They Play House in a 90-Room Ducal Disneyland

“Do you realize that when we grow up,” exclaimed 15-year-old Robin Russell, “you will be my wife and this will be our home?” He meant the 90-room Woburn Abbey in which his family has lived for centuries. Henrietta Tiarks, also 15, was speechless. But she thought to herself—”Never!”—and that applied both to potential husband and the crumbling 224-year-old mausoleum where he intended to install her.

Henrietta was two hundred percent wrong. This spring, 19 years later, Robin, the Marquess of Tavistock, and Henrietta, his marchioness, moved their two children in and became lord and lady of Woburn Abbey, since refurbished into one of England’s most grandiose homes. Along with all those rooms and 3,000 acres, Henrietta and Robin have also taken over something neither of them wanted: management of the merchandising operations that have turned Woburn into a ducal Disneyland, one of the top-drawing tourist wonders of the world.

Twenty years ago, Woburn Abbey was little more than a deteriorating warehouse for the Russell family’s $4 million art collection that had been gathering dust since the days of Henry VIII. When Robin’s father, John Robert Russell, the 13th Duke of Bedford, inherited both the property and a $14 million tax bill in 1953, he figured that the only salvation was tourism. Despite the outcries of traditionalists, he ran rubberneck tours of the estate, which he equipped with imported slot machines, jukeboxes and trading stamps. Through a 40-acre Wild Animal Kingdom on the property, he hawked everything from suede jerkins to safaris. The star attraction was the eccentric duke himself, who personally sold souvenirs and charged nobility-struck Americans $150 a night to imbibe and dine with him and the duchess.

Though the direct heir to his father’s title, Robin had no taste for the Barnum-type business at Woburn. Shy and studious, he fled to Harvard to study economics. There he renewed his friendship with Henrietta. The glamorous daughter of an English banker and a onetime deb-of-the-year in London, she was having widely publicized flings at study at Briarcliff College, $100-an-hour modeling jobs in New York and dates with the Aga Khan.

The gossip columnists had already pronounced Henrietta a flippant snob, “the most beautiful snub-nosed girl in the world,” and even she concedes that sometimes “I don’t think before I speak.” Her reputation did not faze Robin, who had known Henrietta since they were 2-year-olds sharing rides to toddler parties. “Since I was an only child,” she recalls, “Robin was like a brother. We could discuss each other’s dates.” Eventually, they were dating each other and, despite opposition from the duke, who professed alarm at Henrietta’s cafe society life-style, they became marquess and marchioness in 1961. Robin settled into the investment business in London, and Henrietta watched over their two sons, Andrew and Robin, now 12 and 10. Woburn, they anticipated, would pass to young Andrew in a decade or two.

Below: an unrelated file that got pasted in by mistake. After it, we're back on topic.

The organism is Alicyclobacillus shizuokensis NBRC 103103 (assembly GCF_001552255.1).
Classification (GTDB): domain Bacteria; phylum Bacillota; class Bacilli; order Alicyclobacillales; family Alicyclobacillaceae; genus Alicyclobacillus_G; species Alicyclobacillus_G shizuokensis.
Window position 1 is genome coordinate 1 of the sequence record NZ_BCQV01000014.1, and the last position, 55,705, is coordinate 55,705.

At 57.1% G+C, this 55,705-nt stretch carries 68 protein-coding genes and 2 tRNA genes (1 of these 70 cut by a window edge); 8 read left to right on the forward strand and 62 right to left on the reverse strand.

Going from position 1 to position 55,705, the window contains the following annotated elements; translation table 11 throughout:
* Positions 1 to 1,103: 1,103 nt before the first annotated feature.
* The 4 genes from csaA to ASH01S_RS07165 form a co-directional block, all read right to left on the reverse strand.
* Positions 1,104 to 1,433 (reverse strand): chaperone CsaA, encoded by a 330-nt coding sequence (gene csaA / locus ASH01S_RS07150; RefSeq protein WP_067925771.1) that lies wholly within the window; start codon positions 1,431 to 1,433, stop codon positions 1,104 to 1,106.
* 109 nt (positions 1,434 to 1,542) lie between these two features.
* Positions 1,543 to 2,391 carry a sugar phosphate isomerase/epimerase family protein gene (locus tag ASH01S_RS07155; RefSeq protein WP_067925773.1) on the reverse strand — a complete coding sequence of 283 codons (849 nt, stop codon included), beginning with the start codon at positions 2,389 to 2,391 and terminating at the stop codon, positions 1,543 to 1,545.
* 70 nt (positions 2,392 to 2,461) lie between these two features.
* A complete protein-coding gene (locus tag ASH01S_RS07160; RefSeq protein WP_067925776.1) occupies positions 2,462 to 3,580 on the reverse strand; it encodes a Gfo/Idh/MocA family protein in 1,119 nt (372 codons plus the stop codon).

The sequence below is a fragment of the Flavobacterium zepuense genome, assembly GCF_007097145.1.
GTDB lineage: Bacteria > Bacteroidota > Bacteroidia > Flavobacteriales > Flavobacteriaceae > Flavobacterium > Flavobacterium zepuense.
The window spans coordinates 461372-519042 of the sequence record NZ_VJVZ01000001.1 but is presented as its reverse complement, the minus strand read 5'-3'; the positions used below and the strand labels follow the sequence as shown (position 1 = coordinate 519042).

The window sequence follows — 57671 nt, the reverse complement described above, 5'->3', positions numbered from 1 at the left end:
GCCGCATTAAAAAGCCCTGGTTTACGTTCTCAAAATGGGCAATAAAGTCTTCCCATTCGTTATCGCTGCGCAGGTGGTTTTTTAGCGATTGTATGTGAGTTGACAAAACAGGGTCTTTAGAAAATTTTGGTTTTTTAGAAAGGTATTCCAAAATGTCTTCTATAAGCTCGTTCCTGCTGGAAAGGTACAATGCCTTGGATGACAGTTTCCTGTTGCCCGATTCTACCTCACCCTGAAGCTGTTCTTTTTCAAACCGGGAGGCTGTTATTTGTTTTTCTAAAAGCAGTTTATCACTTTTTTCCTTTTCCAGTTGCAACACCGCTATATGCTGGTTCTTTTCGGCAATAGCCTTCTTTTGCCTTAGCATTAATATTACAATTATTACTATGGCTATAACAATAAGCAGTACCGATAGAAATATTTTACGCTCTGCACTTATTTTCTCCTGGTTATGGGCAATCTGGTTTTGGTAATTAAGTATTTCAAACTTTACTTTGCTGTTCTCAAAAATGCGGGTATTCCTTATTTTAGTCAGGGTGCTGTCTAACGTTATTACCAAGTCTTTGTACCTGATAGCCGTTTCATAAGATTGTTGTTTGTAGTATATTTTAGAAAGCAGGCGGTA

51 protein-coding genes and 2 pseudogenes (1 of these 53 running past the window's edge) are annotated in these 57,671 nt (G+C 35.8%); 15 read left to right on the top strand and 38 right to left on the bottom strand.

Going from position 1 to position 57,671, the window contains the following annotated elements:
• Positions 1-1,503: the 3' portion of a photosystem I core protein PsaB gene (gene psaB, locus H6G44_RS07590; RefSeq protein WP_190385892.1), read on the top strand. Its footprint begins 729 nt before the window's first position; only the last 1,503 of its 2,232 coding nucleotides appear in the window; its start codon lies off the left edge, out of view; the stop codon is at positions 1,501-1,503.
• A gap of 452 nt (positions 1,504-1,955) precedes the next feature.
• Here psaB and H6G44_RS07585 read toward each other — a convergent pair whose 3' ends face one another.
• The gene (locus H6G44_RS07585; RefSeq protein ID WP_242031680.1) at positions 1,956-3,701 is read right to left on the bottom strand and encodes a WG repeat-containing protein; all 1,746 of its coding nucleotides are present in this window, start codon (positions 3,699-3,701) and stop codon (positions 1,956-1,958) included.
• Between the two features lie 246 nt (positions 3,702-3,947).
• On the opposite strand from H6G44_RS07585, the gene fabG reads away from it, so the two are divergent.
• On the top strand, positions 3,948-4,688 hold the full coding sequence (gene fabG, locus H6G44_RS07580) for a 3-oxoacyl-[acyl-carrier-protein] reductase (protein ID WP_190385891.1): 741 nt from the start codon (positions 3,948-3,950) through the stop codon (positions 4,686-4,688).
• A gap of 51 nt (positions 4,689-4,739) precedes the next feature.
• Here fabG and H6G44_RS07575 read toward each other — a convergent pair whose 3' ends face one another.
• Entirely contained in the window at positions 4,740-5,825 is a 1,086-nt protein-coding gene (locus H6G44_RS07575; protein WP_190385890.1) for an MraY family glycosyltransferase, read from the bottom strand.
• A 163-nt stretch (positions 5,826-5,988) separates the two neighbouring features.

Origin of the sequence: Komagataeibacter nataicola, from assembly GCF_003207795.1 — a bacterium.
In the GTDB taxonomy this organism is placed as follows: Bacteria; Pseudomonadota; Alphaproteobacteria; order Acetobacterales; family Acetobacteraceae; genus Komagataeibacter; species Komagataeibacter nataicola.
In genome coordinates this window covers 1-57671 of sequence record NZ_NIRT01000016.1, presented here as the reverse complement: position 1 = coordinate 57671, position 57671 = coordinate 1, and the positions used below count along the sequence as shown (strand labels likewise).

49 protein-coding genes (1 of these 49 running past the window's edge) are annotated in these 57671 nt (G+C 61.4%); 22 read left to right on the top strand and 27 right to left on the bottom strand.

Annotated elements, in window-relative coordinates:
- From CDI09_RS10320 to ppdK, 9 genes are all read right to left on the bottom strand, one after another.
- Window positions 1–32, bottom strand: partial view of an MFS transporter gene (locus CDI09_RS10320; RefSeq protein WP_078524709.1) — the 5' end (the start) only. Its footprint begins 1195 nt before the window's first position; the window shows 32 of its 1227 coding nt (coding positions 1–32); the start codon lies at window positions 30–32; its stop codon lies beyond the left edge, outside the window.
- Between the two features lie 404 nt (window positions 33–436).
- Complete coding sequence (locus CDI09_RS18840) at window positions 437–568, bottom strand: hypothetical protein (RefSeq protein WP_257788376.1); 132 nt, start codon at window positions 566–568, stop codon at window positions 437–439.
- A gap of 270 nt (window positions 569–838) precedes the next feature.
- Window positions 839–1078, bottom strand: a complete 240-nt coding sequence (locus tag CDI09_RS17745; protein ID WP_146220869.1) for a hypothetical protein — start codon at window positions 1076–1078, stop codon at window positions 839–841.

This year, however, the 57-year-old duke pulled yet another unexpected caper. He and the duchess suddenly packed up and whisked away to their other homes (in France, Portugal and Switzerland) amidst sporadic rumors that their marriage was kaput. The French-born, cigar-smoking duchess had just published Nicole Nobody, a best-selling autobiographical shocker in which she detailed a three-day sexual marathon in 1946 with a stranger who forced his way into her hotel room and gave her “an awakening that every woman should experience.”

Henrietta tried frantically to change her father-in-law’s mind. “To put the burden on my husband’s back at this stage,” she argued, “was an act of selfishness.” Robin, nonplussed too, laments, “I never believed Father would leave until he actually did it.”

Robin arrived back at Woburn Abbey without so much as directions to the fuse box. “To throw me in at the deep end was deliberate on Father’s part,” he says. “He knew I’d find my own way.” Now, after only three months the duke’s strategem has apparently succeeded and the young marquess seems well in command. He has proscribed such flamboyant traffic as nudist conclaves and hippie love-ins that his father once happily hosted. He is contemplating a leisure center with drive-in movie theater and artificial ski slope. Lord Tavistock is also considering shutting down for a month to give the place “a good clean.”

As mistress of the sprawling household and “his first assistant, the veep,” Henrietta shares a leather-topped partner’s desk in her husband’s office, as well as the 12-to 14-hour work day.

She’s adjusted to sleeping in the baronial master bedroom, but only after replacing a Canaletto on the wall, because she found a Gainsborough from elsewhere in the house easier on the eyes in the morning.

Yet even with her own touches, Lady Tavistock feels that “this is a man’s home. If Robin died or left me, I would have to leave. If we had only a daughter, it would pass to the nearest male relation. Woburn cannot be mine. I’m just passing through.” In the meantime though, she has gamely carried on the family custom of lending a hand in the souvenir shops. “I’ve sold soap down there, and I’m all for it,” she says. “It helps to keep a roof on the house.”

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